Egypt closes Gaza border: Egypt closed the Rafah border with the Gaza Strip this week, giving no indication when it'll reopen. Rafah, one of two economic gateways to Gaza and the only entrance not controlled by Israel, is the primary exit point for Palestinians in the Strip to travel overseas. So why did Egypt close it? Well, Cairo — which has been trying to negotiate a ceasefire between Israel and the Hamas militant group that runs Gaza since an 11-day war broke out in May — is extremely peeved at the lack of progress, and blames Hamas for the impasse. Much of this is linked to a recent wave of violence, whereby Hamas launched a series of bomb balloons across the border with Israel, causing multiple fires across Israeli communities, and prompting Israel to launch several military strikes in response. Egypt has long been a negotiator between Israel and the Palestinians, and Egypt-Israel ties have warmed in recent years: last week, Egyptian intelligence chief Abbas Kamel met with Israel's PM Naftali Bennett, and invited him to visit Egypt.
Sweden PM's shock resignation: After seven years in the top job, Stefan Löfven abruptly stepped down this week as Sweden's prime minister. Löfven, who has led the center-left Social Democrats since 2012, has overseen an extremely fractious time in Swedish politics in recent years, which culminated in June when a dispute over rent-control policy almost toppled his government. Whoever takes over now will have a very tough time: the government is pushing hard to pass a budget proposal as Sweden tries to navigate its way out of the pandemic. Meanwhile, the Sweden Democrats, a right-wing populist party with neo-Nazi affiliations, has been gaining popularity ahead of next year's general election. Many say that Finance Minister Magdalena Andersson is the leading candidate to replace Löfven, which means all five Nordic countries — Denmark, Finland, Iceland, Sweden, and Norway — could soon be led by women.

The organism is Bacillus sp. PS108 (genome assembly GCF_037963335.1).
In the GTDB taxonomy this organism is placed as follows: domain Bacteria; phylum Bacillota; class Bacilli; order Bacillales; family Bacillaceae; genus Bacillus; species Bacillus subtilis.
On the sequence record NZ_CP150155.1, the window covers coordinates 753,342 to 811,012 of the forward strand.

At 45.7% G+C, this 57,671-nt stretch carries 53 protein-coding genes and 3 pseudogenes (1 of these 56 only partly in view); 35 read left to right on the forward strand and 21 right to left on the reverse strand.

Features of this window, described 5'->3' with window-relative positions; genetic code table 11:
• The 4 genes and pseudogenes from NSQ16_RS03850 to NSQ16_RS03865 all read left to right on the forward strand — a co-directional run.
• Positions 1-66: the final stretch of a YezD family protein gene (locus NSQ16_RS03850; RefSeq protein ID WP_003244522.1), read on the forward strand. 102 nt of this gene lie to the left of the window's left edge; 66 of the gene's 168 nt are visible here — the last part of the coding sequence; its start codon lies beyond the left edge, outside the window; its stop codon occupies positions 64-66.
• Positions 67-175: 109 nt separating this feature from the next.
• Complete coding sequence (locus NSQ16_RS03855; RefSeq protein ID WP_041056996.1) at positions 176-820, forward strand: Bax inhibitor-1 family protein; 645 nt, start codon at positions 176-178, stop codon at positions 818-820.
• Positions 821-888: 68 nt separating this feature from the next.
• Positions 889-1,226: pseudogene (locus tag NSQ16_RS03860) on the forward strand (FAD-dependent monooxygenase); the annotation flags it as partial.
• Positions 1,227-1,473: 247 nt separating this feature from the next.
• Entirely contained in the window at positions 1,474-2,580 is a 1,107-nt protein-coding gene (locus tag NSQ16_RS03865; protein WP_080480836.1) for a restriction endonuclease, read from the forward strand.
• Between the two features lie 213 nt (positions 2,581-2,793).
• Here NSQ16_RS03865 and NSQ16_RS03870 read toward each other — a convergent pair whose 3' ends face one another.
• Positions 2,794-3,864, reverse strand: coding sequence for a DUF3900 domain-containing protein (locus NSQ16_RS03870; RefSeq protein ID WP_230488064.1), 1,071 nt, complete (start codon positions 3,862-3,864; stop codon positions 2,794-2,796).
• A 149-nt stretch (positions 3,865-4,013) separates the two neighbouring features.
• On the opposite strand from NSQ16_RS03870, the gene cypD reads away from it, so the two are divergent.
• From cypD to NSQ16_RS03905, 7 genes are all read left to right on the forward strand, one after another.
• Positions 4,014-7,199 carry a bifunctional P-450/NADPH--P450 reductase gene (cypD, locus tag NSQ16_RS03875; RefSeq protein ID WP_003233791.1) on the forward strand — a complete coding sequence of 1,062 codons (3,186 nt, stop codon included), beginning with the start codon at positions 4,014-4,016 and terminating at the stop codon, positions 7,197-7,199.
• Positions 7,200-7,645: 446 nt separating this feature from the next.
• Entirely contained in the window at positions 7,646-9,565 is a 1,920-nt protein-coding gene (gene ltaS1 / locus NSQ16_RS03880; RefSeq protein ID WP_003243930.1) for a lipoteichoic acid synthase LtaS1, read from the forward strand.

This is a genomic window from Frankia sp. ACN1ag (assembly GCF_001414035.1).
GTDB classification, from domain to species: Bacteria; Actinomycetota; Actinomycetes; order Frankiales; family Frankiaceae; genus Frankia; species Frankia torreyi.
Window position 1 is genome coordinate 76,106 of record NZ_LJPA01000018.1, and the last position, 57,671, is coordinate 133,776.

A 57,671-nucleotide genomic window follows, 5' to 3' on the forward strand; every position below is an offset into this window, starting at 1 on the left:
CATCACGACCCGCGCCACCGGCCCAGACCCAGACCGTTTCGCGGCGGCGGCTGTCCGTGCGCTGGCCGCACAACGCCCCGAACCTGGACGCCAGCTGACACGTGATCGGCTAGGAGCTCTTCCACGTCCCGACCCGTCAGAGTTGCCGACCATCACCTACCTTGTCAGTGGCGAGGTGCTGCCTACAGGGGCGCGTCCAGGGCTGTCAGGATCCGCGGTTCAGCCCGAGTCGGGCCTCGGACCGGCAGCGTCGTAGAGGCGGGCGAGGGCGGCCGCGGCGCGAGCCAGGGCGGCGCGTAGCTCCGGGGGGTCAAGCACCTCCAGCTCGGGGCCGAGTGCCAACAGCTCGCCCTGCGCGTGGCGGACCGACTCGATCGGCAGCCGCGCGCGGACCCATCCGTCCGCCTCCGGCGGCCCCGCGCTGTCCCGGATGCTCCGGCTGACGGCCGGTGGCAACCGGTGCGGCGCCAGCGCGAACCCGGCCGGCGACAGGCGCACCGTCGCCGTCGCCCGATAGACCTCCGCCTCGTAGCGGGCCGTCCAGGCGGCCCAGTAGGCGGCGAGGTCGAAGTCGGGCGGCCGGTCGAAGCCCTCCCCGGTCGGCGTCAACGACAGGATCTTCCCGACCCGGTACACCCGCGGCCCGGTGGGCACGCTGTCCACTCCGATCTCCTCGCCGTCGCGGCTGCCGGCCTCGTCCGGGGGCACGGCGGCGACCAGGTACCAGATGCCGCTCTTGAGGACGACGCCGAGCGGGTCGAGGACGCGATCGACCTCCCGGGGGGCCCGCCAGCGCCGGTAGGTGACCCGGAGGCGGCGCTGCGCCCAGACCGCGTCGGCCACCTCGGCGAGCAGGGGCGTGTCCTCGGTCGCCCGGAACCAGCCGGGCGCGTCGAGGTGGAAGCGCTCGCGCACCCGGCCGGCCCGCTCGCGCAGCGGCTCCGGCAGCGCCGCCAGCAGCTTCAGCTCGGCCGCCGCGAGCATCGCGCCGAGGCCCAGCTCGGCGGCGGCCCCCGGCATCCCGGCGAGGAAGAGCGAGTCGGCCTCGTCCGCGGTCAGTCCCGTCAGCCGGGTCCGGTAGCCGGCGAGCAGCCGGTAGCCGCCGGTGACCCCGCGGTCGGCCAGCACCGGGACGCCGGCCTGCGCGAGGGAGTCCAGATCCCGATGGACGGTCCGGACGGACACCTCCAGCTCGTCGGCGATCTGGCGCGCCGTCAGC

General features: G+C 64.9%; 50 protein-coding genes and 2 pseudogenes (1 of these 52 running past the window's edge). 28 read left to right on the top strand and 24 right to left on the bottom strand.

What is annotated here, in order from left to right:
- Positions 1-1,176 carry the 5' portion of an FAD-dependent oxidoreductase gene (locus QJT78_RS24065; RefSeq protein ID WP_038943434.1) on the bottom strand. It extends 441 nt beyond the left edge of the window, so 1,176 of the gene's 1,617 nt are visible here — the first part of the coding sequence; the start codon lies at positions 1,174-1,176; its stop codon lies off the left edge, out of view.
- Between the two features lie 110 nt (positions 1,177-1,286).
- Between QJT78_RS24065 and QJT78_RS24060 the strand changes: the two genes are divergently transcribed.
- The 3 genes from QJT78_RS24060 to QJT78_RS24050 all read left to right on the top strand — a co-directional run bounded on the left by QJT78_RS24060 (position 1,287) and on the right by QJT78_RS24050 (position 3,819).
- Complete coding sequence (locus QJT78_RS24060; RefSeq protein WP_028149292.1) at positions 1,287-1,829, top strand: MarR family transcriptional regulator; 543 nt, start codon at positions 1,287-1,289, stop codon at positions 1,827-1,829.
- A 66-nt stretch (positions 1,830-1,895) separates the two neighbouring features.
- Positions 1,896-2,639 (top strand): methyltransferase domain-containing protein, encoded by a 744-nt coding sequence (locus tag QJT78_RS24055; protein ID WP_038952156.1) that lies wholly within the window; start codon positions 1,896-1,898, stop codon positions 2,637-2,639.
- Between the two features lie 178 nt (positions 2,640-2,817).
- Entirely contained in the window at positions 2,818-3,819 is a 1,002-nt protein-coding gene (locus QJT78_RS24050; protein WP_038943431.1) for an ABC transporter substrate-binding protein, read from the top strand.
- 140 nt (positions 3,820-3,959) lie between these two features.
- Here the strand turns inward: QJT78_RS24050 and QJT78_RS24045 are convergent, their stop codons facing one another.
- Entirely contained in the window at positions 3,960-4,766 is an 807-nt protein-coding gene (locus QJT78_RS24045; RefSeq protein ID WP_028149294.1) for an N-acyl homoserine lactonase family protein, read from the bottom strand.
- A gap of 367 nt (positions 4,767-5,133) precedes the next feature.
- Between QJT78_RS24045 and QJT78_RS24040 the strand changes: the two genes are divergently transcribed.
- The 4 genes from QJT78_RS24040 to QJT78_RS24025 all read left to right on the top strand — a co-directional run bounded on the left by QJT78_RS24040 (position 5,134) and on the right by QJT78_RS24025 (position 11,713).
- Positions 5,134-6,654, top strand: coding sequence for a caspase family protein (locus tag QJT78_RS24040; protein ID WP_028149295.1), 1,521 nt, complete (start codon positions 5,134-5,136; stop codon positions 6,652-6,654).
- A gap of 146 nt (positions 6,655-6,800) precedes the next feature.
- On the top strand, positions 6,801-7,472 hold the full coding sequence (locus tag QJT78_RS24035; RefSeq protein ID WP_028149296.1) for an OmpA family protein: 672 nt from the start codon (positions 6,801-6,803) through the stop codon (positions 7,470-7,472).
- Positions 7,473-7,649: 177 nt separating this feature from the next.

Tunisian emergency rule extended: Tunisia's President Kais Saied has extended indefinitely the suspension of parliament he ordered a month ago in response to mass protests over the economy and COVID. Saied — who also sacked the government under a very broad interpretation of his emergency powers under the constitution — said at the time that he was not staging a coup, but rather dismissing an inefficient and corrupt political class. He also promised to appoint a new PM and restore parliament within 30 days. Now he will explain why he has failed to meet this deadline in an address to the nation later this week. Indeed, the delay gives Saied's critics another reason to denounce his initial action as a power grab. What's more, since taking over the president has placed several current and former officials under house arrest, preventing politicians and businessmen from traveling abroad. This has raised further doubts about the political future of the only democracy that emerged from the Arab Spring.